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Zero Dollars Allocated For Arizona Department Of Education's IT Department

When Arizona receives $5 billion annually in state and federal funds for schools it takes an IT department at the state superintendent's office to administer those dollars. 

But, education spokesman Stefan Swiat asked how that will happen after learning what the governor's budget has allocated this year for the superintendent's IT department. 

"Nothing! Zero dollars, big fat bagel allotted for IT right now," he said, then went on to explain, "The IT budget include maintenance costs (and) potentially more significant, the salaries of the people who operate the computers that figure out how much each school is due."

Dawn Wallace, the chief education adviser to Gov. Doug Ducey, acknowledged the proposal allocated zero dollars instead of the requested $17.6 million requested by State Superintendent Diane Douglas. 

"IT projects are very jargony (sic) and technical," Wallace said in review, "We need to understand what was priority, what was critical."

Wallace said she was talking with the Department of Education last week and assured something will be worked out before there are any interruptions in payments to the schools.

"The numbers are different," she conceded, "but that doesn't mean that eventually we don't want to get to funding more in education."

In a letter to her staff, Superintendent Douglas warned the department needs at least $17.6 million to run the IT division or risk losing its high tech trained employees permanently to other more stable employers.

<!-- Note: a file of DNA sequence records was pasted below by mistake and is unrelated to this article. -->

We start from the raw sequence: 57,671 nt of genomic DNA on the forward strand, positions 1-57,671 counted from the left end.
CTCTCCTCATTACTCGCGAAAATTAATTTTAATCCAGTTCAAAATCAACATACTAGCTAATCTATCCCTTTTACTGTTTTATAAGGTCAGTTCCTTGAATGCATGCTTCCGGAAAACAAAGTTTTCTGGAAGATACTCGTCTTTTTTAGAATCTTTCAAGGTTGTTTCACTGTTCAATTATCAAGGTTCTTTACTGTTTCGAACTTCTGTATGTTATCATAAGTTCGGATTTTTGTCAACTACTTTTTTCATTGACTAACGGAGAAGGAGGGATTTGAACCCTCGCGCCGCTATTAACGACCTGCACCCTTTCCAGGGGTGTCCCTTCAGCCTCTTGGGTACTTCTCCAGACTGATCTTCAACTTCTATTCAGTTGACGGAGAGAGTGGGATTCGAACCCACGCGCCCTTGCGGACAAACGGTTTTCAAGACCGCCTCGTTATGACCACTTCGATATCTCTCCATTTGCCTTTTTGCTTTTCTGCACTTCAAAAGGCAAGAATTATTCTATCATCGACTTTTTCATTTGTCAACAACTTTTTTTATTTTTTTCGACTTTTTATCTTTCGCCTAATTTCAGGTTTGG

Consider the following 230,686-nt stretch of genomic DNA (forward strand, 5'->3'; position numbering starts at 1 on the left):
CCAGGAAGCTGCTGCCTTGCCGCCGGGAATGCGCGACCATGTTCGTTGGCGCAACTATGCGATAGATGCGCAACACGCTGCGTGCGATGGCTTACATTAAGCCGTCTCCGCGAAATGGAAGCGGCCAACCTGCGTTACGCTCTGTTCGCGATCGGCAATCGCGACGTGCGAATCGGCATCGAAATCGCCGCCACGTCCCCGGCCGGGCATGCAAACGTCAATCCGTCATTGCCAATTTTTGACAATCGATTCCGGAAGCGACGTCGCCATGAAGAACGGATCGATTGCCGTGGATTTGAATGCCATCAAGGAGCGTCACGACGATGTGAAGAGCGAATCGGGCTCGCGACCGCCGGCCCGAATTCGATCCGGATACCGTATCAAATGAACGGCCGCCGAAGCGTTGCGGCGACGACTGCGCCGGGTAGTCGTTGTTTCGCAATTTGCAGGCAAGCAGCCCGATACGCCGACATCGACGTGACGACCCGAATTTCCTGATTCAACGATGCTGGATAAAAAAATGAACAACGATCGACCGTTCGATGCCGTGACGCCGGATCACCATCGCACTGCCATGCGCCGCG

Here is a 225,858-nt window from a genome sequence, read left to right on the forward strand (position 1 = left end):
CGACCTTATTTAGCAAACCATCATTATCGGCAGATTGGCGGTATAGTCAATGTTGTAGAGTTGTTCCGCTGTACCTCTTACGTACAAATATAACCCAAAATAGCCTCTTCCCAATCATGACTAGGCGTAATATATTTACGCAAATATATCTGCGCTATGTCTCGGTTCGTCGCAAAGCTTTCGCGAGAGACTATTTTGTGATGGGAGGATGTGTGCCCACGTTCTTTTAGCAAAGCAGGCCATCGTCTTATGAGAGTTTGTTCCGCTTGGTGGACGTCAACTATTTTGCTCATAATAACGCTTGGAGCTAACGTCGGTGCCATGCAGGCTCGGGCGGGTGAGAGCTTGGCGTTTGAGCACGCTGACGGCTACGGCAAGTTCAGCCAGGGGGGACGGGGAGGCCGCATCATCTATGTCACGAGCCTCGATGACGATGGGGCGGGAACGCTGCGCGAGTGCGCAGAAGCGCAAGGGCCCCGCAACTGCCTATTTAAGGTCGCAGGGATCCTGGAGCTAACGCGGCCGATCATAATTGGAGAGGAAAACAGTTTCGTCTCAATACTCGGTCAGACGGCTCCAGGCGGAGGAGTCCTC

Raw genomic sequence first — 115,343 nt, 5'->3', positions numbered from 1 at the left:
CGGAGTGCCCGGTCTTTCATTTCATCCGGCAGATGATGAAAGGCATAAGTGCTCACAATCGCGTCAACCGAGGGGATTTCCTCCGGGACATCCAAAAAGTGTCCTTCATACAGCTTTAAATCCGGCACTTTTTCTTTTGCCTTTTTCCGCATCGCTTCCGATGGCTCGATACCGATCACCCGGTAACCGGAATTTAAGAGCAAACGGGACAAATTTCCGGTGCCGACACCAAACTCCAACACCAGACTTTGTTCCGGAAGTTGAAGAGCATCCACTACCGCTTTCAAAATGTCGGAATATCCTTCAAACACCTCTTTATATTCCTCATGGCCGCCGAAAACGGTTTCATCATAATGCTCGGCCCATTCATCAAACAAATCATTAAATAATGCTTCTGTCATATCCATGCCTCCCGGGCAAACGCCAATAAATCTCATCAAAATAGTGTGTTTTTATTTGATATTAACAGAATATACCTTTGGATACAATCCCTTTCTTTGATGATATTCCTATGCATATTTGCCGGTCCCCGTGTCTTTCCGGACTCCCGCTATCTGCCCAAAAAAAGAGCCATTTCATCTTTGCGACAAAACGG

Holliday Moore is a native Arizonan and veteran journalist who joined KJZZ’s news team in January 2017.Moore graduated from Arizona State University after double majoring in mass communications and marketing/management. She spent her first two decades reporting for television news, beginning in small markets and working up to congressional correspondent in Washington, D.C., for a political news service.Family commitments in Arizona brought her back to the Southwest, where she covered legislative and court beats for Albuquerque’s KRQE-TV and the infamous Four Corner Manhunt as KREZ-TV’s managing editor.Back home in Phoenix, she developed ABC15’s “Democracy Project,” now instituted at all Scripps’ news stations nationwide. Her work garnered “Best Practices” recognition by the Poynter Institute and the prestigious Walter Cronkite Award for Excellence in Television Political Journalism.Her television reports, from sports to cultural issues, earned her multiple Emmy and Associated Press nominations, including a Rocky Mountain Emmy for her Hopi Partition Land Act coverage.As she started a family, Moore started her own media production agency, producing magazine-style travel stories for the Emmy-winning Arizona Highways Television show while working part time for a Valley radio station. She is convinced radio is where visual, sound, and print are merging through deeper storytelling. In her relatively short time with radio network affiliates, she has won four Edward R. Murrow Awards and multiple nominations from other professional news societies.Moore now teaches advanced broadcast writing to the next generation of reporters at ASU’s Walter Cronkite School of Journalism and Mass Communication, where a high percentage have gone on to receive national awards for their work in her class. She enjoys being back home near childhood friends and sharing the beautiful Arizona desert with her husband and young son.